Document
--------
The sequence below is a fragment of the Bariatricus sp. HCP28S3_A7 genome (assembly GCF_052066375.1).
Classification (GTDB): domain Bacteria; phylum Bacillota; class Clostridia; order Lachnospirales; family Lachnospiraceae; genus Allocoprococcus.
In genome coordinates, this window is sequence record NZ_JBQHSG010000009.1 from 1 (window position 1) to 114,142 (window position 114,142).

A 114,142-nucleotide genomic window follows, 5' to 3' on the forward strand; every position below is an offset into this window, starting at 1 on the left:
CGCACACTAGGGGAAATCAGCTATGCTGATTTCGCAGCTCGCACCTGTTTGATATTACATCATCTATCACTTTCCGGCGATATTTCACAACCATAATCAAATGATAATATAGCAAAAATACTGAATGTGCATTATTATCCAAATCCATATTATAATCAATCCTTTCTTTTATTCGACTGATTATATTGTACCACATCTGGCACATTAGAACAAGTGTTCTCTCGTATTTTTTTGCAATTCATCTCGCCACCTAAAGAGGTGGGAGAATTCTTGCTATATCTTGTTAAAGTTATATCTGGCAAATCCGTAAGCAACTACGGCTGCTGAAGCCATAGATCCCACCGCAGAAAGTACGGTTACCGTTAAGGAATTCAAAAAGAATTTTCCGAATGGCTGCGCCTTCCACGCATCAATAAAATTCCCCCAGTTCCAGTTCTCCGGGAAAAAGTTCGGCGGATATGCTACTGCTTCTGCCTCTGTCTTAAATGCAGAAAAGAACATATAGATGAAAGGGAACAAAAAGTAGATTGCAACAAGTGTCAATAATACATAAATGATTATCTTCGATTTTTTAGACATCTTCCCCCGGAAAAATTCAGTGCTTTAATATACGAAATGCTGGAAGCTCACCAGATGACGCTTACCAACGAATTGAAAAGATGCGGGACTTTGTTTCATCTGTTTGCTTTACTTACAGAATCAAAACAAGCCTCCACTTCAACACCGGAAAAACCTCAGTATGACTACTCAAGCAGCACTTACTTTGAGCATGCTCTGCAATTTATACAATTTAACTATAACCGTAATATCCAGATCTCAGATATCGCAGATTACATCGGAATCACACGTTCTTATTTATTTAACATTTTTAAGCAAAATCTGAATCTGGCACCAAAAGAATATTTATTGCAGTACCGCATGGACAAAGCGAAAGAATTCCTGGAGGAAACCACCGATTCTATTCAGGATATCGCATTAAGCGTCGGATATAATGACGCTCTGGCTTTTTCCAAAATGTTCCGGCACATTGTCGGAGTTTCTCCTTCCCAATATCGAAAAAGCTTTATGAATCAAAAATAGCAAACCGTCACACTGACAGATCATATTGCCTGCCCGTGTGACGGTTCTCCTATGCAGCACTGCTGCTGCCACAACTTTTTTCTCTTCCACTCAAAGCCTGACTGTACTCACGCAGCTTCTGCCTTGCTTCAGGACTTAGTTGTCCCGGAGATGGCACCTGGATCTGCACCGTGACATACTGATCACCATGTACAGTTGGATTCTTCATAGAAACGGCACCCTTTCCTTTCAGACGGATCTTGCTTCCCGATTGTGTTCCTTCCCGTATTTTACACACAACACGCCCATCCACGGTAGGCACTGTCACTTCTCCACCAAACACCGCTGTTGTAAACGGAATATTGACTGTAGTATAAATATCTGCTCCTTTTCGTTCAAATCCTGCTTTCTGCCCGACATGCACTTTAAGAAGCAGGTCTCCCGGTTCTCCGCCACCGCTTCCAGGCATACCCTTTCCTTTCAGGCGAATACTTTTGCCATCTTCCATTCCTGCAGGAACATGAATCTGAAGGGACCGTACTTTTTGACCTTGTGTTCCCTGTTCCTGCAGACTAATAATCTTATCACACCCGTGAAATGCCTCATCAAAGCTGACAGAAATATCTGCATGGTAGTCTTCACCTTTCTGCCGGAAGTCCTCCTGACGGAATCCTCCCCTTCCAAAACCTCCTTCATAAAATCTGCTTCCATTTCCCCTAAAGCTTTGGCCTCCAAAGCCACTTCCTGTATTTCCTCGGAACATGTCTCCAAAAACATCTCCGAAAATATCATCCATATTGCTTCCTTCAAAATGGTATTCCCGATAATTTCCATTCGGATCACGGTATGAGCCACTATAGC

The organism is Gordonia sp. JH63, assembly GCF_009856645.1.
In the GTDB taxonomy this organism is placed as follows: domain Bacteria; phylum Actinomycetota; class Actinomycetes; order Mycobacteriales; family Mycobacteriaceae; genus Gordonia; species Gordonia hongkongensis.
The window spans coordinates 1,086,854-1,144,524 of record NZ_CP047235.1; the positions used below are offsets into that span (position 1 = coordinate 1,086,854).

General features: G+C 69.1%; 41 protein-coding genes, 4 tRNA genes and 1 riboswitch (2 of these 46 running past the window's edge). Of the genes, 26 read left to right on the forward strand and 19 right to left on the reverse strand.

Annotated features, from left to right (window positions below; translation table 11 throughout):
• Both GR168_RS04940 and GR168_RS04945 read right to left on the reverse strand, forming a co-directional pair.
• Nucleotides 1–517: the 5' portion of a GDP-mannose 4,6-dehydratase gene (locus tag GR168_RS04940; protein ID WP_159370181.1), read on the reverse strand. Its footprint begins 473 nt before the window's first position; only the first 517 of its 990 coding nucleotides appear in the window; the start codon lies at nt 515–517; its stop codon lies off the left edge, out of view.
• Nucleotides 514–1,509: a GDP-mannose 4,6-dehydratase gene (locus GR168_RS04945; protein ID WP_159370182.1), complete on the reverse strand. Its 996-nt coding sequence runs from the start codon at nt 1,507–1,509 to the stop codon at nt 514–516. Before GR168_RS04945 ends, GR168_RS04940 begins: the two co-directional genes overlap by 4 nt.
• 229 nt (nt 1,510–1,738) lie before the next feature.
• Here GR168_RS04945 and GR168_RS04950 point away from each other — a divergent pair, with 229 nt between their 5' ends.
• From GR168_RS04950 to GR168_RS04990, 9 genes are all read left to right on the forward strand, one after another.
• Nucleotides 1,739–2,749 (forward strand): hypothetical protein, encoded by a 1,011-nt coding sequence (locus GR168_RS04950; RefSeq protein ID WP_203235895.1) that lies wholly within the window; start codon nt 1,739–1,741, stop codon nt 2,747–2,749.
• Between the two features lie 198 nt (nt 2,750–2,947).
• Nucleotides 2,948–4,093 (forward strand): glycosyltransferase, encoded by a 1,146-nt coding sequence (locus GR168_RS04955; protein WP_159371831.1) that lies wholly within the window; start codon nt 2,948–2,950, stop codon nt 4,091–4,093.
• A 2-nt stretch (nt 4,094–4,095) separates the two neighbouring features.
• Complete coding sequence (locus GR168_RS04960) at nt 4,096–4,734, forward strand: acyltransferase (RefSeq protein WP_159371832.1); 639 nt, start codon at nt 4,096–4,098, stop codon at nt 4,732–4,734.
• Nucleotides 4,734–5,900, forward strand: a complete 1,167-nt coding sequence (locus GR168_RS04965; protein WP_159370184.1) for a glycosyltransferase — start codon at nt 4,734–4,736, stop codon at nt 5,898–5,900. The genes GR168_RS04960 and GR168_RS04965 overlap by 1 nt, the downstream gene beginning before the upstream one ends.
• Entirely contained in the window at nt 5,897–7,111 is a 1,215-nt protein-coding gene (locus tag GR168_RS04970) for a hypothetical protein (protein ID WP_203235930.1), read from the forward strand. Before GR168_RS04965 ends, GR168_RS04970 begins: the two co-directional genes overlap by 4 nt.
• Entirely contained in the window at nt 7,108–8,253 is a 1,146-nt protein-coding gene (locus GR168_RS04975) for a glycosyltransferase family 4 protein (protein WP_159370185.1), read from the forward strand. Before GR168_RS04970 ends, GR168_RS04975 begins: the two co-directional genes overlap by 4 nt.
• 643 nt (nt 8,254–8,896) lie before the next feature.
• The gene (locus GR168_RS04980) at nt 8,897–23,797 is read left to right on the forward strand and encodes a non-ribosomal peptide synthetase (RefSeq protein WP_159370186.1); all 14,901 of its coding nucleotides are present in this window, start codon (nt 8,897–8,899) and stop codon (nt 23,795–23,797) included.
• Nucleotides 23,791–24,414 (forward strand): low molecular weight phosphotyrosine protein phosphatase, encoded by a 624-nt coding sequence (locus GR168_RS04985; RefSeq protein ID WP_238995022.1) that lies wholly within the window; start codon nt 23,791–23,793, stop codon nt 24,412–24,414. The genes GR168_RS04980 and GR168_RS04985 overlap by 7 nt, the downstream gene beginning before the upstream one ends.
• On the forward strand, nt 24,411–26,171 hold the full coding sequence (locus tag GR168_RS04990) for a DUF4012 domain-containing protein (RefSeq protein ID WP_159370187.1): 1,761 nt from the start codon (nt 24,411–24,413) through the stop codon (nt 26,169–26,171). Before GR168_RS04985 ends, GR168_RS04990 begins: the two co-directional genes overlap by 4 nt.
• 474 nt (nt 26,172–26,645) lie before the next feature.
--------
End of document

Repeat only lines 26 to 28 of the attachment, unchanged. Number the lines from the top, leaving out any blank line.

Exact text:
• The gene (locus GR168_RS04980) at nt 8,897–23,797 is read left to right on the forward strand and encodes a non-ribosomal peptide synthetase (RefSeq protein WP_159370186.1); all 14,901 of its coding nucleotides are present in this window, start codon (nt 8,897–8,899) and stop codon (nt 23,795–23,797) included.
• Nucleotides 23,791–24,414 (forward strand): low molecular weight phosphotyrosine protein phosphatase, encoded by a 624-nt coding sequence (locus GR168_RS04985; RefSeq protein ID WP_238995022.1) that lies wholly within the window; start codon nt 23,791–23,793, stop codon nt 24,412–24,414. The genes GR168_RS04980 and GR168_RS04985 overlap by 7 nt, the downstream gene beginning before the upstream one ends.
• On the forward strand, nt 24,411–26,171 hold the full coding sequence (locus tag GR168_RS04990) for a DUF4012 domain-containing protein (RefSeq protein ID WP_159370187.1): 1,761 nt from the start codon (nt 24,411–24,413) through the stop codon (nt 26,169–26,171). Before GR168_RS04985 ends, GR168_RS04990 begins: the two co-directional genes overlap by 4 nt.